We wanted all the kids to feel involved with Leo’s treatment – we said, ‘You are part of the team, you are part of this.’ The hospital became part of our family life.”
Genevieve, mother of four children aged 3, 5, 10 and 14
Download a PDF booklet on this topic.
We thank the reviewers of this book: Professor Kate White, Chair of Nursing, The University of Sydney, NSW; Sarah Ellis, Psychologist, Behavioural Sciences Unit, Kids with Cancer Foundation, Sydney Children’s Hospital, NSW; Kate Fernandez, 13 11 20 Consultant, Cancer Council SA; Chandra Franken, Program Manager – NSW & ACT, Starlight Children’s Foundation, NSW; John Friedsam, General Manager of Divisions, CanTeen, NSW; Keely Gordon-King, Cancer Counselling Psychologist, Cancer Council Queensland; Stephanie Konings, Research Officer, CanTeen, NSW; Sally and Rosie Morgan, Consumers; Dr Pandora Patterson, General Manager, Research and Youth Cancer Services, Canteen, and Adjunct Associate Professor, Cancer Nursing Research Unit, The University of Sydney, NSW and Visiting Professor, Faculty of Health and Life Sciences, Coventry University, UK; Suzanne Rumi, Consumer; Michael Sieders, Primary School Program Manager, Camp Quality.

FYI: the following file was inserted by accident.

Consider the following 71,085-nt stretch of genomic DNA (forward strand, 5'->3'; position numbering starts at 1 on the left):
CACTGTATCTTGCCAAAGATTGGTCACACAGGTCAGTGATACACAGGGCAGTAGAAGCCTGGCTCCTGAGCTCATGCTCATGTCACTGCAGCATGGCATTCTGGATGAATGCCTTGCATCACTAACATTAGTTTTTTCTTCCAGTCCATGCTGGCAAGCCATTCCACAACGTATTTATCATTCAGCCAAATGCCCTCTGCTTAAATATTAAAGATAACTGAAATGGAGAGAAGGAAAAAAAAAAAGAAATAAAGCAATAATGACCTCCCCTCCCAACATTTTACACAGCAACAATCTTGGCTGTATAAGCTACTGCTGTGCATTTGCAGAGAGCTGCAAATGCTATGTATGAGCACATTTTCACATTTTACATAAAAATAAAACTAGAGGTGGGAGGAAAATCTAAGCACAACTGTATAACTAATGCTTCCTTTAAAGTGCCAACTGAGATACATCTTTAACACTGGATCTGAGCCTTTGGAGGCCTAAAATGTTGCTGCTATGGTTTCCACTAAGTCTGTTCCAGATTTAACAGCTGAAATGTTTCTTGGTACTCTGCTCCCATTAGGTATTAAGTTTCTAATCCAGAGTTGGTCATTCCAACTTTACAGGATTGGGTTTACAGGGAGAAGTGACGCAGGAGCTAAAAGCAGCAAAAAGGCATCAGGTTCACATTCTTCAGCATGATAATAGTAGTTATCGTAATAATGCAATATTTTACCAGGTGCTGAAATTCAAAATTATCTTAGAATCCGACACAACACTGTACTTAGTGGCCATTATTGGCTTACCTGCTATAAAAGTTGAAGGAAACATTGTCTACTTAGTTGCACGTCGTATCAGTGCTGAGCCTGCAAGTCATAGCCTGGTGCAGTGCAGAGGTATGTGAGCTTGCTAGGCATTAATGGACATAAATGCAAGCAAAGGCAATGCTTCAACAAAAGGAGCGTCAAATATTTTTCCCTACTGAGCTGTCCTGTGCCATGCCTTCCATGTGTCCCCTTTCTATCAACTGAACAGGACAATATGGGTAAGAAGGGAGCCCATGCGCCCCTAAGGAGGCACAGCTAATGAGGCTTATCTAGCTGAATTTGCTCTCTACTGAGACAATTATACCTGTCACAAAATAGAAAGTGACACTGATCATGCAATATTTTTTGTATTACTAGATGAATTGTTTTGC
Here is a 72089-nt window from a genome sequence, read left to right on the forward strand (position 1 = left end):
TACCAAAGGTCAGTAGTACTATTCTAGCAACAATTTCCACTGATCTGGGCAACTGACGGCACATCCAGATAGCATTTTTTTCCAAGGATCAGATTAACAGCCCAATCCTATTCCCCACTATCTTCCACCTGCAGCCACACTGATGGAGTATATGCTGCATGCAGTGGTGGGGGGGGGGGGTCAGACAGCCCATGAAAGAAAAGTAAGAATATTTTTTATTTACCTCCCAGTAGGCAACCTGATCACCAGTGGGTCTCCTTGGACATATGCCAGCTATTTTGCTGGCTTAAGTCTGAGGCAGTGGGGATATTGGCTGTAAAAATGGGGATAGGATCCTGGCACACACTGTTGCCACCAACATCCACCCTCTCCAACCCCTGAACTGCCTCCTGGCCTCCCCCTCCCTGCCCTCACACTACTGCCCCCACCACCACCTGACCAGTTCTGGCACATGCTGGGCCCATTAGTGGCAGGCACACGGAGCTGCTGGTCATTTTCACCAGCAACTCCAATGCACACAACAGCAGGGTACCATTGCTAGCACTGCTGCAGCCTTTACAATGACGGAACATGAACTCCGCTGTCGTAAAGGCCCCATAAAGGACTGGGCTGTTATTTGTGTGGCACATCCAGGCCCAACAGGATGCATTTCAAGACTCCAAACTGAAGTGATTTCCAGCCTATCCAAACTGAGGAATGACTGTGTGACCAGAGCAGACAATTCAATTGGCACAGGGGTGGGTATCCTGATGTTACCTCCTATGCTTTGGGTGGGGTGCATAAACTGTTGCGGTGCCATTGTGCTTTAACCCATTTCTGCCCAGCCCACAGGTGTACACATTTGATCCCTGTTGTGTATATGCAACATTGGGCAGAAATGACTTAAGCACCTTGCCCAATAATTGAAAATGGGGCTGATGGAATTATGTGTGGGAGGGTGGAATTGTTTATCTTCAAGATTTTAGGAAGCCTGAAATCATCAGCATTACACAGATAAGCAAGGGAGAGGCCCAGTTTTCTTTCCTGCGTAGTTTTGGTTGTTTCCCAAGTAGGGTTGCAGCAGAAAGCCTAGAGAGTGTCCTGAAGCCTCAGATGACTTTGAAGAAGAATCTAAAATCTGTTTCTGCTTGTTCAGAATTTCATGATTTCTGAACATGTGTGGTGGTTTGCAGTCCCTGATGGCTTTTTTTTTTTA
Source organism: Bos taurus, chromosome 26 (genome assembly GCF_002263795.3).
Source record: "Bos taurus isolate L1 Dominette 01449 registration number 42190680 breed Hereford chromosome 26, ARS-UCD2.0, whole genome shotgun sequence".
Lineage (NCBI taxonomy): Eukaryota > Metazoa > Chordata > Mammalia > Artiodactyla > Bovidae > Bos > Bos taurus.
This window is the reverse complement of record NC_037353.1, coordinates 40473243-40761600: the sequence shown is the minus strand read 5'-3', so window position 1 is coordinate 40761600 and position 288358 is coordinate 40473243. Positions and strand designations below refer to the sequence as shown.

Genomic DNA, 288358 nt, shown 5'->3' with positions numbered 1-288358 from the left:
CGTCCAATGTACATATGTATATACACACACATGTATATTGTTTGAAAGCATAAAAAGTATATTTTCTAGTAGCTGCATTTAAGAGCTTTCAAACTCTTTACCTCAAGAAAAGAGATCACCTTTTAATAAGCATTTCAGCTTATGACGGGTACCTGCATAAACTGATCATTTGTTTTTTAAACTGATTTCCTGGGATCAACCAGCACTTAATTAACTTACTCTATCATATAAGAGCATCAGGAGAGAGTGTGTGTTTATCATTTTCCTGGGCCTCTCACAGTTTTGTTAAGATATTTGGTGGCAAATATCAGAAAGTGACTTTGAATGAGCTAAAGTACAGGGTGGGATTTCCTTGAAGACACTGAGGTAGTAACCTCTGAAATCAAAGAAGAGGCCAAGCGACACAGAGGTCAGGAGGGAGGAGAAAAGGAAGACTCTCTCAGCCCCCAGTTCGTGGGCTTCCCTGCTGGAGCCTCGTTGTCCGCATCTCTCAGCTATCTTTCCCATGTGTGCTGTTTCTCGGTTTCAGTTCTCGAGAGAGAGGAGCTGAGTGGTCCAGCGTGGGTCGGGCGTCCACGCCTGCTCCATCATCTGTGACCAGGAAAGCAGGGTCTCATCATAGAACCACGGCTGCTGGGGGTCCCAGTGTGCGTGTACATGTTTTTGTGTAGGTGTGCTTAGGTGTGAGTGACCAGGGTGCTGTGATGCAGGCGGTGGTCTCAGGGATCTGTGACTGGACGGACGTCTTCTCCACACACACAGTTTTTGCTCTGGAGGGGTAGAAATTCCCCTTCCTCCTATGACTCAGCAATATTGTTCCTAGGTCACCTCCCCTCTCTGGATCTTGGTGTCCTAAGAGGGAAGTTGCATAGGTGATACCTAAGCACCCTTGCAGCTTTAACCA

We would also like to thank the health professionals, consumers, organisations and editorial teams who have worked on previous editions of this title, and we are grateful to the parents and young people whose real-life stories have added to the richness and relevance of this book.
We thank and acknowledge Dr Paula K. Rauch, MD, Founding Director, Marjorie E. Korff PACT (Parenting At a Challenging Time) Program and Associate Professor of Psychiatry, Harvard Medical School, whose research and writing on helping parents talk to their children about cancer was used as source material for this book and has been adapted in several sections: pages 8 -11, Different views of cancer; page 24, Answering key questions: Are you going to die?; pages 26 -27, Involving the school or preschool; pages 30 -31, Prepare for hospital and treatment centre visits; and page 37, Encouraging family time. We also thank the American Cancer Society for permission to use and adapt material on pages 8 -11 from its book Cancer in Our Family: Helping children cope with a parent’s illness (2013); Macmillan Cancer Support for permission to use its book Talking to Children and Teenagers When an Adult Has Cancer (2013) as a source of information; Jessica Watt, Oncology Social Worker, Children’s Hospital Westmead, for her contribution on page 18, When another child has cancer; Diane McGeachy, Hobart Counselling Centre, for contributing material for page 38, Spending one-on-one time; and Dr Ranjana Srivastava, and The Guardian for permission to adapt €œHow do you tell your children you have cancer? €_x009d_, on pages 21 and 47 – full story is available at https://www.theguardian.com/society/2015/nov/29/how-do-you-tell-your-children-you-have-cancer.
View the Cancer Council NSW editorial policy.
Coping with cancer?
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Looking for transport, accommodation or home help?
Practical advice and support during and after treatment